* Book: Cypherpunks: Freedom and the Future of the Internet. by Julian Assange with Jacob Appelbaum, Andy Müller-Maguhn and Jérémie Zimmermann. OR Books, New York, 2012,
Excerpted from a review by Cryptome:
“This is a highly informative book, perhaps the best published on the substance of WikiLeaks, its technology, philosophy, origin and purpose, rooted in the Cypherpunks resistance to authority through encryption and anonymizing technology. The trenchant and salient, wide-ranging discussion among Assange, Appelbaum, Müller-Maguhn and Zimmermann, is derived from a four-part RT series with additional editorial material and a summarizing prologue by Assange, “A Call to Cryptographic Arms.”
It is an excellent introduction to the struggle for control of digital communications, economics and governance. A prime candidate for inclusion of reading lists of the enemies of authoritarian institutions, corporations and governments heavily invested in the Internet and aiming to control it by secret collusion for their purposes — at the global public’s expense, loss of privacy and reduced democracy. It claims to be a “watchman’s warning” against the threat posed by the Internet and cellphone technology.
The panel asserts:
1. The internet is a threat to human civilization because of its panoptic surveillance and profiling of users.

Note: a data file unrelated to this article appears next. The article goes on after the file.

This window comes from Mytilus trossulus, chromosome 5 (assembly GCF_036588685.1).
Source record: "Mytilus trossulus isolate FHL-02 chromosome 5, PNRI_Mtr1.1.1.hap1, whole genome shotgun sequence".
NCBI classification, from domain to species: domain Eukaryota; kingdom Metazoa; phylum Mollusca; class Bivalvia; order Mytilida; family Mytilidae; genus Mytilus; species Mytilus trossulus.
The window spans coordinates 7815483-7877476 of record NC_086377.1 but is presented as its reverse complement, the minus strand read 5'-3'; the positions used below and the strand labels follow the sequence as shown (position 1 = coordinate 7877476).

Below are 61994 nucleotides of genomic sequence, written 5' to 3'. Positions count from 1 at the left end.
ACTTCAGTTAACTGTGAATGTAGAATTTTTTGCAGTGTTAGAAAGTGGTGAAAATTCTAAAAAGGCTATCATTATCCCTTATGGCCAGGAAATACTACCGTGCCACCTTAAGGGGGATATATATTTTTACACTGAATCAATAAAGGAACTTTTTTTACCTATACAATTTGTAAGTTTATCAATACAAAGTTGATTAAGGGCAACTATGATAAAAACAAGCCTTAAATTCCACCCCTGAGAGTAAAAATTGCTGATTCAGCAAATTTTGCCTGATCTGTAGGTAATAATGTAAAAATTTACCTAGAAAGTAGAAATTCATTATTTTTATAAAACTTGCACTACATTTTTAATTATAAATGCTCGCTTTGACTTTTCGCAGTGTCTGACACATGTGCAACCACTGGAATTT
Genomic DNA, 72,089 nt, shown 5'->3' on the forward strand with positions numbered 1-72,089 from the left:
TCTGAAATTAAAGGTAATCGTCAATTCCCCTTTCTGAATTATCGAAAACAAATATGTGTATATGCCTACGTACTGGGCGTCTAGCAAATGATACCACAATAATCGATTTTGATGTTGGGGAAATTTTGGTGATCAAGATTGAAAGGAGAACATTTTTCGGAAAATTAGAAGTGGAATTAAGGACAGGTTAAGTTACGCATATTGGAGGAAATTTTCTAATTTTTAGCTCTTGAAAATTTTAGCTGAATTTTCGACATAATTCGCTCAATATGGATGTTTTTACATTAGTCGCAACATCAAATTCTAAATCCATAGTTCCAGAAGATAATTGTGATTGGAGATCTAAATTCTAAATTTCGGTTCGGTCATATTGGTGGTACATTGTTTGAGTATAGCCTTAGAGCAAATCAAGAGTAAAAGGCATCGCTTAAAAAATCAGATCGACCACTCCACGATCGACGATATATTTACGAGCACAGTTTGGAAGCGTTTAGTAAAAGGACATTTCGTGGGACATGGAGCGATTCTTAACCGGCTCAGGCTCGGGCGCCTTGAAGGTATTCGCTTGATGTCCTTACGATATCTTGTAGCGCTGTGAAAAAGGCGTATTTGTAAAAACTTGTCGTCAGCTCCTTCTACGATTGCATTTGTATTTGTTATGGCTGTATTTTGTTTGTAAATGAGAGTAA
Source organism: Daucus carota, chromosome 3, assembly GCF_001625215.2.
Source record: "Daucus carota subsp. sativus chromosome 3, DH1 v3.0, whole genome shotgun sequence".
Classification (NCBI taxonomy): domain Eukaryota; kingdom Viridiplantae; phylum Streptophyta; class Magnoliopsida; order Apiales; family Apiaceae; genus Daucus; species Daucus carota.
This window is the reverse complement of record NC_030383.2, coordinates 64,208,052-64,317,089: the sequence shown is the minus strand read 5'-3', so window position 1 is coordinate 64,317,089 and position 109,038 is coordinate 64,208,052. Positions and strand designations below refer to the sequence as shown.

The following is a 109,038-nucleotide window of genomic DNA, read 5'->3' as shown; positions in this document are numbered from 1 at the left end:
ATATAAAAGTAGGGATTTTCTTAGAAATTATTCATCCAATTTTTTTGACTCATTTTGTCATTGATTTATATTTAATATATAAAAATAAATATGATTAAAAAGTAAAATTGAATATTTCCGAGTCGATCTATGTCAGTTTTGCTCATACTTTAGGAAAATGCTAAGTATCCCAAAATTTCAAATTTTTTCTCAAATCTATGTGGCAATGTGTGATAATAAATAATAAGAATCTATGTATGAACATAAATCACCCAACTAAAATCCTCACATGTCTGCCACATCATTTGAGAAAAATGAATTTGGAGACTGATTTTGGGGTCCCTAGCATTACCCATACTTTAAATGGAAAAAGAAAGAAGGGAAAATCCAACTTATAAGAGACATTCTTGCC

2. “Strategic surveillance” gathers all online and cellphone data as distinguished from tactical surveillance with is specifically targeted.
3. Internet and cellphones allow surveillance more efficiently and pervasively than in the physical world.
4. Individuals can be surveilled more easily if they remain mesmerized by computers, cellphones and social media.
5. Encryption prevents access to private secrets by official and commercial online surveillance and by cellphones.
6. Protestors in Arab Spring went to the streets when cellphone and online systems were disabled and thereby escaped digital surveillance.
7. General purpose computers avoid the built-in controls of special purpose computers and devices.
8. Free software avoids the control of restrictive governmental and commercial software.
9. Free encryption and anonymizing technologies can protect against authoritarian aggression embedded in the equipment and operating systems of computers, cellphones, networks, internet service providers, financial institutions and governments.
10. Younger generations will need to invent and distribute ideas, critiques, code and technology against the legacy controls of older generations indoctrinated in submissive acceptance of authority.
11. Diverse, heterogenic concepts and technology will be required to oppose centralizing, homogenizing intents of the government- and commerce-dominated Internet and cellphones.
Evgeny Morozov and other net-negativists may scowl at the blind faith in encryption and anonymizing technology to save the Internet for its all too gullible users. Some cypherpunks are appalled at what WikiLeaks and Assange have become through excessive publicity and promotion by supporters and opponents.
The book could be seen as a compendium of what not to do about communications security, privacy, secrecy and authoritarianism — for that it is to be studied carefully.
For me, the greatest virtue of this book is its description of what comes after the lessons learned of Cypherpunks and WikiLeaks — from the diverse initiatives nobody yet knows about due to deliberate avoidance of preening, crippling publicity.”